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My View - Right to vote depends on residency

By Carolyn B. Edwards BCC Staff Writer

The Courier's series of articles concerning voter fraud in the City of Bandera elections stirred up a lot of anger on multiple sides of the issue. At the root of the situation seems to be a basic misunderstanding of the laws of Texas for elections.
I know it's hard for some to believe, but the Courier editorial staff doesn't much care who gets elected. We'll be happy to do articles about whichever politicians the people select.
We do however believe that the right to vote is a precious right and should be protected. Part of that protection has to do with making sure that voters are truly qualified to vote in a particular election.
A surprisingly large number of people apparently believe that one requirement allowing a person to vote is the ownership of property or the operation of a business within the jurisdiction covered by the election.
That is absolutely not the case.
Texas law is clear that the right to vote in a jurisdiction depends solely on residency within that jurisdiction.
The fact that you lived in Bandera for 50 years before moving to Wharton's Dock does not qualify you to continue voting in city elections.
The fact that you own or operate a business within the city limits does not qualify you to vote in a city election.
It is only residency within city limits that qualifies you to vote. Residency, of course, means "where you live."
We are all familiar with national candidates, such as Hillary Clinton, who had to "establish their residency requirements" before being able to run for office representing a particular jurisdiction. Clinton had to live in New York before she could run to be their senator. In like manner, a voter must also "establish (or prove) their residency" before voting.
If you want to vote in the city elections, you must provide documents to the voting registrar that prove you actually live within the city limits and have lived there for a certain period of time. For municipal elections in the state of Texas, a voter must be a resident for six months.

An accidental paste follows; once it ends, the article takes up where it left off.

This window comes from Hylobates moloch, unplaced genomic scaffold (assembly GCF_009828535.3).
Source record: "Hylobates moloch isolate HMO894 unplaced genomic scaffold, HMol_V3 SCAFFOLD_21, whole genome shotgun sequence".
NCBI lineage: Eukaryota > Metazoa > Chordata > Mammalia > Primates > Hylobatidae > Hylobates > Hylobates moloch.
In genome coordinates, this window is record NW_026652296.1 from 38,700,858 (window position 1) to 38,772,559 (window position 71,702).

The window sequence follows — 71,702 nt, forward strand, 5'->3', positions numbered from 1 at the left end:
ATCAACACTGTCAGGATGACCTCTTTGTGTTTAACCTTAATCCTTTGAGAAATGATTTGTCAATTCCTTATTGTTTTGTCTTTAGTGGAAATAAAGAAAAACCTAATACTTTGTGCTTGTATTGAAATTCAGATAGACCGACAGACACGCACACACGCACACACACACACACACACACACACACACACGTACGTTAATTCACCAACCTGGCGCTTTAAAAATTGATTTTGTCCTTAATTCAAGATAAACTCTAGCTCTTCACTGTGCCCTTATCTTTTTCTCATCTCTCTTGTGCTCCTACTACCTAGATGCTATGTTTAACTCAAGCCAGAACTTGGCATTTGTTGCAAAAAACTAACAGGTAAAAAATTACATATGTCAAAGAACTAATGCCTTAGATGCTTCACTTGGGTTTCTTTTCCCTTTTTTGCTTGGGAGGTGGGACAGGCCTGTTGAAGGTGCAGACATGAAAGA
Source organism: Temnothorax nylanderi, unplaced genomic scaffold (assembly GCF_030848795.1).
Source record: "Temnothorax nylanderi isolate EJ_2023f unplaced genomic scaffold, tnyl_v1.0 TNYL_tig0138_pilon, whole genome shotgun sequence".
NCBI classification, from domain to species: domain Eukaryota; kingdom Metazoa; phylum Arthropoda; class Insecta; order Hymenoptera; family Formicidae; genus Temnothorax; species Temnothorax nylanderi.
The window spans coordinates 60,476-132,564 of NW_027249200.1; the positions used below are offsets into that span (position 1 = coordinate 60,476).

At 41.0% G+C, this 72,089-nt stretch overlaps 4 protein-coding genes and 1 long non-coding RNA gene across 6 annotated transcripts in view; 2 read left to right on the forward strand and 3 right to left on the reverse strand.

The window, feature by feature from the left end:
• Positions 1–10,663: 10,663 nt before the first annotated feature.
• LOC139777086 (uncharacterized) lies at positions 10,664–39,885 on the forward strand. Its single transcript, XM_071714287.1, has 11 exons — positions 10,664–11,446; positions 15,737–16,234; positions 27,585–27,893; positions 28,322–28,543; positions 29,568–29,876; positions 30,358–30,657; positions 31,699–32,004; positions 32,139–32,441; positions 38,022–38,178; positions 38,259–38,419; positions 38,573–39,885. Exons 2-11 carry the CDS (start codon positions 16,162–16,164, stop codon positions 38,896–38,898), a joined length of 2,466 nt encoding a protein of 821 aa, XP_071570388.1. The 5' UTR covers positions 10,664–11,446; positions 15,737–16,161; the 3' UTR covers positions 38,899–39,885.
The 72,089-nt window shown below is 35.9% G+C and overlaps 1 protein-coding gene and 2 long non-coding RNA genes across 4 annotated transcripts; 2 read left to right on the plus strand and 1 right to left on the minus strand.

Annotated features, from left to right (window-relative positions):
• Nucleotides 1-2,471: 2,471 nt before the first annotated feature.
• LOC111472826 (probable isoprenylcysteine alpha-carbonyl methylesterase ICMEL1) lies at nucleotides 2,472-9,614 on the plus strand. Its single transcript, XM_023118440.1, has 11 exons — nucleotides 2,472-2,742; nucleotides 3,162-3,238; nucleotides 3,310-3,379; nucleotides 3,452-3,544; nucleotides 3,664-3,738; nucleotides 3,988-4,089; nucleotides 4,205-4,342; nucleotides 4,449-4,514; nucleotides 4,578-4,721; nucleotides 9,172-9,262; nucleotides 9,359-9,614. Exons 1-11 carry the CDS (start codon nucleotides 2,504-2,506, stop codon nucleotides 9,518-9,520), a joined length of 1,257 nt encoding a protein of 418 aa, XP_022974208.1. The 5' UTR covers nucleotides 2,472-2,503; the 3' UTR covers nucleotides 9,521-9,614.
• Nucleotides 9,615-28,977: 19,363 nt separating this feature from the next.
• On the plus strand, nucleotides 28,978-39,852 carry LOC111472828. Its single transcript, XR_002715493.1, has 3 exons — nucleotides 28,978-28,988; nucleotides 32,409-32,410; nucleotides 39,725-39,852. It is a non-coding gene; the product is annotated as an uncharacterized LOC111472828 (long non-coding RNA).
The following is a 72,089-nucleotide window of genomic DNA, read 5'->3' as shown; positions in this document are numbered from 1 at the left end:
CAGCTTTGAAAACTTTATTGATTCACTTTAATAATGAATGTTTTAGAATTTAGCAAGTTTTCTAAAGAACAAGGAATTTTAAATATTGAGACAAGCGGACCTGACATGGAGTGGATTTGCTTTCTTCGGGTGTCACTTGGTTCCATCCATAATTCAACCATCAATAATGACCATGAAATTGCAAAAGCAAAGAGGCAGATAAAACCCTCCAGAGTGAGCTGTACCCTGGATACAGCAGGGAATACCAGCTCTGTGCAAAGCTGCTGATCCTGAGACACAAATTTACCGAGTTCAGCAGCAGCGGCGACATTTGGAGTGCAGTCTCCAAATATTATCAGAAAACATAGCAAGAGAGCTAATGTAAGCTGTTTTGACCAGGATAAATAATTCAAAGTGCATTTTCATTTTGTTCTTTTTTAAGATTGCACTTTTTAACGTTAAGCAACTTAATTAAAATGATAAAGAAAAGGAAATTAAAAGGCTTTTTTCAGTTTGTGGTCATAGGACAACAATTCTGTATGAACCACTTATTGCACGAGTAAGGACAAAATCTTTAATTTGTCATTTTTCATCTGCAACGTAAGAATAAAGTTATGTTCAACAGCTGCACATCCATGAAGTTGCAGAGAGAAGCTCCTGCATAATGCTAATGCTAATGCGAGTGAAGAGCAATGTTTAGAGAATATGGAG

In the same manner, if you wanted to vote in the Medina School Board election, you would have to provide documentation that you will have resided within their jurisdiction for six months when you register to vote.
Without residency requirements, people from Louisiana could cross over the border and cast their ballots for Texas governor; people from the 24th Congressional District could get on a bus and go vote in the 18th district. And people who reside in Tarpley could vote in the Bandera City elections.
One could conceivably vote wherever and whenever one wanted to when enforcement of state law is lax.
Does that seem right to you?
It doesn't seem right to us.
If we are going to allow some business owners who are not residents to vote in city elections, then we need to get the word out that Bandera is no longer following the laws of the State of Texas and has expanded the requirements for voting. Then everyone who owns a business in the city can register and have their voice heard in the next city election. In addition, anyone who wanted to vote in a city election could buy a piece of property and qualify. I'd sell them a square inch of my lot!
Adding to the problem in Bandera city elections is an apparent lack of knowledge regarding what addresses are actually within the city limits, which also extended the right to vote to non-residents in the November election.
If the elections office spent the next eight months culling through the city election rolls, at 100 checks per month (a little over three per day), at least 800 voter registrations could be checked and verified. And in actuality, the job would not be that strenuous, since the entire population of Bandera City is somewhere around 800 people and some of those are not qualified to vote for other reasons, such as age, or have not bothered to register.
Below is the portion of state election law that applies:
(a) Except as otherwise provided by law, to be eligible to vote in an election in this state, a person must:
(1) be a qualified voter as defined by Section 11.002 on the day the person offers to vote;
(2) be a RESIDENT of the territory covered [emphasis mine] by the election for the office or measure on which the person desires to vote; and
(3) satisfy all other requirements for voting prescribed by law for the particular election.
Note that the law DOES NOT offer property or business owners special dispensation that qualifies them to vote. There is no "grey area." To vote in a city election, you must be a RESIDENT of the city.